Kent Health Officer William Webb on Tuesday briefed the Kent Commissioners on COVID-19 outbreaks in the county and echoed previous statements that protective gear and testing equipment remain in short supply.
“We still continue to face a shortage of masks, gowns, face shields, and hand sanitizer,” Webb said. “Of these, [disposable] gowns are in the shortest supply.”
“Our commercial supply chain is still significantly delayed,” he said. “We have found that pricing levels are higher than at the start of the crisis” due to supply and demand.
He said facilities are “aggressively using conservation practices” for protective equipment “that would not have been encouraged before the crisis.”
Healthcare workers continue to reuse masks and face shields, he said
Nursing Home Outbreaks
An outbreak at the Autumn Lake Healthcare facility that began on April 14 has reported 68 cases of COVID-19. The number of employees with the virus stands at 13 with no fatalities. But 17 of the 55 residents infected have died from the disease.
Webb said 42 of the 68 cases have been resolved, meaning the individuals have recovered from the disease.
“They are no longer symptomatic; they have tested positive and have gone 13 days without developing symptoms or they have overcome their symptoms,” Webb said.
Webb confirmed our earlier reporting on the Resorts at Chester River Manor, where 23 infections have resulted in five resident deaths. Currently, three staff members are infected. Webb said there were five tests awaiting results and none of the cases there have been resolved.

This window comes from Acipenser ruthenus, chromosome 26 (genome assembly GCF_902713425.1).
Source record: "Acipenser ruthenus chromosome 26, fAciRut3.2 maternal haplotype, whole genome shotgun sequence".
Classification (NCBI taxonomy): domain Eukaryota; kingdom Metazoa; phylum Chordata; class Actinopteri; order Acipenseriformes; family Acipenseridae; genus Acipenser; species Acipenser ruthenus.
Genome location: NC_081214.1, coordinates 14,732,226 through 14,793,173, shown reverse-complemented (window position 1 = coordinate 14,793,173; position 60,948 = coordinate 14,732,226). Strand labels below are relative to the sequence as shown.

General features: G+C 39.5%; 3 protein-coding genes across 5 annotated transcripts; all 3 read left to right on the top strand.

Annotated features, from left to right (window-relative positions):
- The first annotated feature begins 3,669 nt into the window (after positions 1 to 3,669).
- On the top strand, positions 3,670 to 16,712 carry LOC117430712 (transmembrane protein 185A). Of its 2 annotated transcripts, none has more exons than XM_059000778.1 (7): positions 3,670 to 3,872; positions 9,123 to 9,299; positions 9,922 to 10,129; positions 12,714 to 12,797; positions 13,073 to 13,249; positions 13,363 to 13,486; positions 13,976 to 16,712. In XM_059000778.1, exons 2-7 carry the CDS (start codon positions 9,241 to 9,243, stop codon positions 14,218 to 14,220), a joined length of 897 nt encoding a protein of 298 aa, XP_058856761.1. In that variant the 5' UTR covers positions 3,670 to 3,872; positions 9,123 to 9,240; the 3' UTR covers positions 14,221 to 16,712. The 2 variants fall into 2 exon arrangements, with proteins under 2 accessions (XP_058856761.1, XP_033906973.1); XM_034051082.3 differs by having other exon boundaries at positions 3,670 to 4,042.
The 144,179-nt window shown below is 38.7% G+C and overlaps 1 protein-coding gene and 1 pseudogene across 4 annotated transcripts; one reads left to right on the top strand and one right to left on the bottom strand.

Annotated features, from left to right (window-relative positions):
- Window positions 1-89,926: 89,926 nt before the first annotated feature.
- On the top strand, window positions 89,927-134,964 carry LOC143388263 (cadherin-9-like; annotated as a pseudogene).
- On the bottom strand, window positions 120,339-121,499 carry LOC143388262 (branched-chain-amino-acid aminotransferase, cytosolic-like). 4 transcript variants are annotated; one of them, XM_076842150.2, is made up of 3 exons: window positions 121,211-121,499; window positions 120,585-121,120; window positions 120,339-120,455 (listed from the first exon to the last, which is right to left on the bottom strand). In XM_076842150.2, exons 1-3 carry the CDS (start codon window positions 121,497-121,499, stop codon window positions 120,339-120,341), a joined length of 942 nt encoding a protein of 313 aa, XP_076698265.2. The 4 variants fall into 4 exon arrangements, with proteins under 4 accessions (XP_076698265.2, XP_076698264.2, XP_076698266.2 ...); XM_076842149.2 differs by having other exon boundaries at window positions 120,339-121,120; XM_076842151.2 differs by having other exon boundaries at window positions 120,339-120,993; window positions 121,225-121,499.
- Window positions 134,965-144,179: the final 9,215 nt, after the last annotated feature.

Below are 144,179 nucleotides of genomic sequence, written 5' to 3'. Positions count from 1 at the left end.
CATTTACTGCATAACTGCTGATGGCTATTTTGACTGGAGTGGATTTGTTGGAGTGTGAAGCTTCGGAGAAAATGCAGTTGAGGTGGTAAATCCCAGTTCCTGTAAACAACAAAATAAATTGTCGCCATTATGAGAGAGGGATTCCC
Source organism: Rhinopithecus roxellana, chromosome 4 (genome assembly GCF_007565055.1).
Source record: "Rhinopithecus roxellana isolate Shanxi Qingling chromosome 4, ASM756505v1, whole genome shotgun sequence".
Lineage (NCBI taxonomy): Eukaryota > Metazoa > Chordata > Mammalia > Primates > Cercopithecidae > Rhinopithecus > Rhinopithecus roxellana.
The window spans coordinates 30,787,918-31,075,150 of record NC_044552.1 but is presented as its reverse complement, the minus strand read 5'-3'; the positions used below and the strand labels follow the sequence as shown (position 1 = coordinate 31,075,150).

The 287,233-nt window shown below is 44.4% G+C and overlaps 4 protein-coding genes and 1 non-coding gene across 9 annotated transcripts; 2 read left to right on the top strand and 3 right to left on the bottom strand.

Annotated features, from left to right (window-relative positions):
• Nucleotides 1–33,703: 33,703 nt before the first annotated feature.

As of yesterday, Webb said the death toll for Kent County stands at 13, which is four more than what was reported for Autumn Lake alone.
Webb explained that the discrepancy arises based on the county of residency that is entered on the death certificate.
In some cases, a person may still hold a legal residence in another county at the time of their death — even if they’ve lived at a nursing facility here for a significant amount of time.
‘We’ve had individuals who’ve been long-time residents of a nursing home here for two and three years [and their death] is attributed to another county.
He said the decision to document deaths this way comes from the Maryland Vital Statistics Administration, “which local health officers have tried to change.”
Testing of Agricultural workers
Webb reported 13 cases of COVD-19 at an egg farm near Massey, an increase of eight since Webb’s last report to the Commissioners on April 28. He said all the cases there have been resolved.
Webb said the Kent and Cecil County health departments partnered on May 7 and 8 in a community testing event that tested 320 agricultural workers — and 10 came back positive for the virus. He said all 10 positive tests were attributed to Kent County.
Webb said the county has recorded 116 cases of COVID-19 with 13 deaths, but by the end his briefing the state website had reported another four infections.
The per capita infection rate in Kent is 505 per 100,000, which is on par with the state average.
“But if you look at our infection rate compared to other jurisdictions, we are the fourth-highest rate in the state,” he said. He said the county has administered 660 tests, a rate of 3.4 percent.
“We are the second-highest tested population per capita,” he said.
Reopening the state
Webb said he expected reopening the state will be incremental and take place regionally.
“There will be significant variability between jurisdictions,” he said.
He said the decision by Gov. Larry Hogan to reopen the state will depend on the number of new cases and the rate of hospitalizations.
Feature image credit: Myra Lim via Flickr Creative Commons